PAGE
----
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Multiple universes, measurement and laws of nature

  1. Nov 13, 2015 #1
    Considering the multiple universe view, if a measurement (or something else) makes visible which universe we are in, is it then also possible we find ourselves in one with (slightly) different laws of nature?
     
  2. jcsd
  3. Nov 13, 2015 #2

    phinds

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    Not sure what you mean. We are in the universe we are in. There is zero evidence of the existence of other universes (the "multiverse") but if such do exist it is believed that there can be no causal connection between our universe and any other.
     
  4. Nov 13, 2015 #3
    Maybe I am using the wrong terminology, and do I have to say: "Many worlds". I was inspired by this:
    I don't know much at all about this. I have heard though things along the line as that 'quantum uncertainty' (what is that?) allows for virtually an infinite amount of universes. So I was thinking: could there be universes among them that are looking slightly or even entirely different with respect to laws of nature, and would these 'quantum uncertainties' allow for navigating towards these universes? I guess a different way to phrase this would be: 'do the laws of nature have to be fixed?'. May be far fetched, but I am incredibly curious!:wink:
     
    Last edited: Nov 13, 2015
  5. Nov 13, 2015 #4

    phinds

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    I think the many worlds interpretations of QM are utter blather so I'm not the person to help you with this.
     
  6. Nov 13, 2015 #5
    I take no position in this. I am interested in the way QT sets boundaries on different approaches of conceptualising the phenomena in QM (preferably in a subjectivistic mathematical way).
     
  7. Nov 13, 2015 #6

    Nugatory

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    No. The "multiple universes" of the MWI are much less interesting than that :frown: (and the world would be a better place if decades back we had thought to use the less exciting term "multiple outcomes interpretation").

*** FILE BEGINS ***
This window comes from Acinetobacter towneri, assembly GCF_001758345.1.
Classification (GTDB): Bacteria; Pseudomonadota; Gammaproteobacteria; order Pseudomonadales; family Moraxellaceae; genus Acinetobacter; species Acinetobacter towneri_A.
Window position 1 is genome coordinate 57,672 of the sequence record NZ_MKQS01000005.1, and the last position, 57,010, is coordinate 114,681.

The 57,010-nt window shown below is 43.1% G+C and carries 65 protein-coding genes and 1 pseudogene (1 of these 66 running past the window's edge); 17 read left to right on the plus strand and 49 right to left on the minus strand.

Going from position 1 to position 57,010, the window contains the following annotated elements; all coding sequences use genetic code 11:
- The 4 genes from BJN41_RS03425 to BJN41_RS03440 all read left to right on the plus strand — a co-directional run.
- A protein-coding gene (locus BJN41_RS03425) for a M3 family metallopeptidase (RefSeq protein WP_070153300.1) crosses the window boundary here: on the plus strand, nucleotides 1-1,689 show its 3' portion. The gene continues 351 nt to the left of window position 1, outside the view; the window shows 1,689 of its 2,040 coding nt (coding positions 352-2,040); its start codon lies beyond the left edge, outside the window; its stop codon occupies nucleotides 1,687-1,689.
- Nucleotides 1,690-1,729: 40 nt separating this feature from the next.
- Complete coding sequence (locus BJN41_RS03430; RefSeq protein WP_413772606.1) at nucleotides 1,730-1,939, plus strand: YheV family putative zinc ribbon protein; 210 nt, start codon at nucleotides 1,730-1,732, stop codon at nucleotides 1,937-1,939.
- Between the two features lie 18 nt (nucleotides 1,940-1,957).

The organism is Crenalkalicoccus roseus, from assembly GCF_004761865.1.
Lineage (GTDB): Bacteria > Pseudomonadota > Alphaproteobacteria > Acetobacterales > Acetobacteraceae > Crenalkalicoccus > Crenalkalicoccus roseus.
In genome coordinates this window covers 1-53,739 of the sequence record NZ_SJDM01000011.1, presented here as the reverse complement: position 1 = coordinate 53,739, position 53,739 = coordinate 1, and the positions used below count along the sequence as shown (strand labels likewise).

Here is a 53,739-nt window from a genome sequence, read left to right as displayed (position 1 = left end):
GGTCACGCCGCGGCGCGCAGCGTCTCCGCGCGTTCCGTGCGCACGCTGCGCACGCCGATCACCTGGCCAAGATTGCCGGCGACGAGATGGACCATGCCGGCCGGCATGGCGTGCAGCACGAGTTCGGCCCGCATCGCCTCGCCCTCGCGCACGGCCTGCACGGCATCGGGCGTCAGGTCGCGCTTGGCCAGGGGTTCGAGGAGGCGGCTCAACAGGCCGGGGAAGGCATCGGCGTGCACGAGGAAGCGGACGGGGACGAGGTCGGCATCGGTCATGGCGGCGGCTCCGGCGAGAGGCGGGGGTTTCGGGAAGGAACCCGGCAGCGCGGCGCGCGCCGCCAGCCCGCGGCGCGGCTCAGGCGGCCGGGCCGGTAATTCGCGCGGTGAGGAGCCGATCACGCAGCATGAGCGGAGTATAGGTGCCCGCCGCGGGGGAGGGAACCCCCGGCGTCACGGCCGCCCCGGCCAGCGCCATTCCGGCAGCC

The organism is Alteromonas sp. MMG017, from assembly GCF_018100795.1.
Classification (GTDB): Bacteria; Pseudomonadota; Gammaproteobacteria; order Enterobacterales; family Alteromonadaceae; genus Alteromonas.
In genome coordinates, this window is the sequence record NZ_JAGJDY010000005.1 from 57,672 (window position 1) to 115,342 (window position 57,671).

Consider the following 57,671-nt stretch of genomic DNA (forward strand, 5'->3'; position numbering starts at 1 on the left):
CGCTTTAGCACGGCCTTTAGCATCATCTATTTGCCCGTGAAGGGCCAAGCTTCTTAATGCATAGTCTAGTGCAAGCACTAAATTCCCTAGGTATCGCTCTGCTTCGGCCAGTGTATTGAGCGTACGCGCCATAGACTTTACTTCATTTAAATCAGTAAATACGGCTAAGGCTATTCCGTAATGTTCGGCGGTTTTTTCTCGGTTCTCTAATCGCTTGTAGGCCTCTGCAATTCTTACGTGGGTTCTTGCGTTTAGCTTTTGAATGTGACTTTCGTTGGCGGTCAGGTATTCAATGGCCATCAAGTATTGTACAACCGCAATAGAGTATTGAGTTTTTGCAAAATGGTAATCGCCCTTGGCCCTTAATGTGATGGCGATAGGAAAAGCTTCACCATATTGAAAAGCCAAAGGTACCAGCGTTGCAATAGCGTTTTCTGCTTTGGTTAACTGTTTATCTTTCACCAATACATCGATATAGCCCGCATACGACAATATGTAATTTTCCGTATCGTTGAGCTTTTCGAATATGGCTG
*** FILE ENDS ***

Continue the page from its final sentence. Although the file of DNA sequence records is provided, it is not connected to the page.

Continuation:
All the post-measurement "universes" have to obey the same laws of physics because the only thing that's different between them is which way the wave function collapsed. The possible outcomes of the collapse were already in the pre-measurement wavefunction and obeying the laws of physics before the measurement.

    Let's say I prepare an electron into the state that is spin-up along the z axis: ##|z_+\rangle##. Send it through a Stern-Gerlach device oriented along the z axis, and of course it is deflected upwards with 100% probability, there's only one possible outcome and no split. So now I send it towards a Stern-Gerlach device oriented horizontally, along the x-axis. I take advantage of the identity $$|z_+\rangle=\frac{\sqrt{2}}{2}(|x_+\rangle+|x_-\rangle)$$ which makes it easy to calculate that half the time the measurement will be spin-up along the x axis and half the time it will be spin-down. Either way the laws of physics stay the same - I just did a measurement and got a result, no reason to expect the laws of physics to start changing under me.

    A collapse interpretation says that the wavefunction collapsed so that I end up in a universe (the same one I started in, and the only one) in which the post-measurement wavefunction is either ##|x_+\rangle## or ##|x_-\rangle##. MWI says that I end up in one of two post-measurement universes, differing only in that in one of them the post-measurement wavefunction is ##|x_+\rangle## and in the other it is ##|x_-\rangle##.
     
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